Power Rankings: The Pirates’ Cookie-Cutter Catchers

With the addition of Jose Morales, the Pirates currently have a hilarious six catchers that are somewhere between the Majors and Triple-A, not counting actual prospect Tony Sanchez. They are, in alphabetical order, Rod Barajas, Jake Fox, Eric Fryer, Jason Jaramillo, Mike McKenry, Morales, and Wyatt Toregas. I have never seen such an acumulation of mediocre-to-sub-par catching talent in one place in my entire life and now the only thing I can think to do is to rank them all by offense, defense, scrappiness, and intangibles.

Let’s go to the list! 

1. Rod Barajas

  • Offense: 2 (relative to baseball in general), 7 (relative to the field). Barajas’s offensive value mostly relies on the fact that he can occasionally hit home runs. PNC Park will almost entirely neuter this ability. But he’s still better offensively than just about anyone else on this list! 
  • Defense: Let’s be honest, I don’t know the best way to truly characterize catcher defense and you don’t, either. All indications, though, are that Barajas is pretty good, both in the traditional ways that you can measure catching defense and the new ways to look at things like blocking pitches in the dirt. The Pirates have a pretty progressive statistics component to their front office, so I’ll tell myself that he scores pretty highly. 
  • Scrappiness: As a guy that played for both the Mets and Dodgers, he is barred from being referred to as “scrappy” under the Small Market Scrappiness Agreement, which first came about under during the resolution of the 1994/1995 player’s strike.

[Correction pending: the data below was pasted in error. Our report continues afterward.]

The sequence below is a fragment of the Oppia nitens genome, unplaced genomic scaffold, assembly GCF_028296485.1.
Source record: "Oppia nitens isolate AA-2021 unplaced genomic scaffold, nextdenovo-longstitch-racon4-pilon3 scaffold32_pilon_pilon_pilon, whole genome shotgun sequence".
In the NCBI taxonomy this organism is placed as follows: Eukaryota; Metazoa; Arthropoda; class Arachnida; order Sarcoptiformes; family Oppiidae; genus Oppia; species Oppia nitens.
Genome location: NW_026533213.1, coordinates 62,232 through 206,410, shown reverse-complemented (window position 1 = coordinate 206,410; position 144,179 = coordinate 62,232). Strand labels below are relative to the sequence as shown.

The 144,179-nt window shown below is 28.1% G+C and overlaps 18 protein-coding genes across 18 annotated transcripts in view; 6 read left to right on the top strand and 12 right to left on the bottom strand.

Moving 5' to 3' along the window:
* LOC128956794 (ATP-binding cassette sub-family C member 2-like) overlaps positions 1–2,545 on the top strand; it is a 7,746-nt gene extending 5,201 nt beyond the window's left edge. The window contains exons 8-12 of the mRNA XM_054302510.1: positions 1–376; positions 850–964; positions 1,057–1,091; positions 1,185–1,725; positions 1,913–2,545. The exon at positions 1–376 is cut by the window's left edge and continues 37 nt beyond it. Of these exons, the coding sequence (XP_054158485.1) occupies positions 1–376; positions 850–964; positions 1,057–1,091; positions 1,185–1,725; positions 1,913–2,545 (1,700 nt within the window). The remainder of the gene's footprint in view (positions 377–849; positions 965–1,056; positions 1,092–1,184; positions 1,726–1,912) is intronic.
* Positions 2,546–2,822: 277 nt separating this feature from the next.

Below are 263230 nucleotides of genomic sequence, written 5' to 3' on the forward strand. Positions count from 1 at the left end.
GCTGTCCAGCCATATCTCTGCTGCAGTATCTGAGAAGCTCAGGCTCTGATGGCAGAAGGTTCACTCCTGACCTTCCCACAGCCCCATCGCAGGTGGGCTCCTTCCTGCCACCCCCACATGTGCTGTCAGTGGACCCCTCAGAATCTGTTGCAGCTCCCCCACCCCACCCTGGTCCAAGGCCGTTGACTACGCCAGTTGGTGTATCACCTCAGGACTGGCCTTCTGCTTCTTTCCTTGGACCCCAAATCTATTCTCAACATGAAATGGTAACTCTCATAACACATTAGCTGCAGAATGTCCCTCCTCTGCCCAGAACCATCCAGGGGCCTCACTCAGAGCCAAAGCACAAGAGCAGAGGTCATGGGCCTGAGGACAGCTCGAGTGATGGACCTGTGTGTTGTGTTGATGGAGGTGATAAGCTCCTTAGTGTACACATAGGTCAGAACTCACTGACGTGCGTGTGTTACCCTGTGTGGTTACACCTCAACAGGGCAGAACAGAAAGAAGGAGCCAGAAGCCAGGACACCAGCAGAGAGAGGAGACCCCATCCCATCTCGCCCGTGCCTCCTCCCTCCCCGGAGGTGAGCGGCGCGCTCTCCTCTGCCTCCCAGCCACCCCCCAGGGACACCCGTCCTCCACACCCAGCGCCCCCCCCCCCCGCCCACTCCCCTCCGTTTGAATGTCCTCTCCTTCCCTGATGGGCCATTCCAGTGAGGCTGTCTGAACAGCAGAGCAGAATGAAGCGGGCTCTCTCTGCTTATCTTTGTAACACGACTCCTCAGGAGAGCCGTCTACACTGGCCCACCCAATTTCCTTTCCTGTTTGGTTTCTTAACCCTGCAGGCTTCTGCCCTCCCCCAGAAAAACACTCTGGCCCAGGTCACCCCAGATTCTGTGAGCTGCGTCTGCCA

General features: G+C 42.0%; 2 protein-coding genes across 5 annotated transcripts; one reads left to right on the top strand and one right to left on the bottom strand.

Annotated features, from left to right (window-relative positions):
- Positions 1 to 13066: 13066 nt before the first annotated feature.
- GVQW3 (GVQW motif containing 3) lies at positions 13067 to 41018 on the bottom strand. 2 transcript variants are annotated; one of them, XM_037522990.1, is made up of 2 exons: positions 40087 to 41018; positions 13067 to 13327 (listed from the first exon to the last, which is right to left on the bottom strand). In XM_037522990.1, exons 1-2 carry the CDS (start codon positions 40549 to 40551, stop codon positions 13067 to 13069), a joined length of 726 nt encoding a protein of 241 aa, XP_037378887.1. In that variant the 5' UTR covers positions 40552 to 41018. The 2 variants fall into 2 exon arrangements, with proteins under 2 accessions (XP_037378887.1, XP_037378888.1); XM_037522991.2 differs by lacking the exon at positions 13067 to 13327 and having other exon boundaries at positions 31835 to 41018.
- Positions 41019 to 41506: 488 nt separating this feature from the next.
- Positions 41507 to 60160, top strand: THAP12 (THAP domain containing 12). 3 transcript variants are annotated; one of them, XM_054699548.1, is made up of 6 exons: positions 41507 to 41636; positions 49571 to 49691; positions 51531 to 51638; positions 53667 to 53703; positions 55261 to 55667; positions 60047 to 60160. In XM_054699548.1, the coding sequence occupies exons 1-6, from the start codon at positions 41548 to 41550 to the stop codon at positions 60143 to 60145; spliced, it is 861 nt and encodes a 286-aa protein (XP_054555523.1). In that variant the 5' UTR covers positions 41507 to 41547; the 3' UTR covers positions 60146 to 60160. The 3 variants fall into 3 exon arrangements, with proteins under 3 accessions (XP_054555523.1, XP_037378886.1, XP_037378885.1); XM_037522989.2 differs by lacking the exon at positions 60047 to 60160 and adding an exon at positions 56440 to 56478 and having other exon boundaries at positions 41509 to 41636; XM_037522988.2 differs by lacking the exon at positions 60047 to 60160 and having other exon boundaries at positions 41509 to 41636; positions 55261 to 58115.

• Intangibles: The Pirates are paying him $4 million. That makes him go #1 if only for my sanity alone.  

2. Eric Fryer

  • Offense: incomplete. Fryer has a career minor league line of .281/.372/.427, which is pretty good for a catcher, but he didn’t get above Advanced-A until last year, when he was 25. He’s barely got any experience above Double-A and he cratered in Triple-A last year after a brief stint with the Pirates. He can take a walk and he showed some power with Altoona last year, but his age at the level and the fact that he always seems to be blocked means that he’s pretty much impossible to judge. 
  • Defense: Same thing applies here, but everyone that’s watched him play raves about him. 
  • Scrappiness: He’s from Ohio. OHIO. The name Eric Fryer just sounds scrappy. 
  • Intangibles: Nicknamed Fryerbot by the McEffect last year, which is awesome. Young enough that he might not completely suck. I like him. 

3. Don Slaught

  • Used to have an awesome mustache, was a glove-deficient line-drive machine.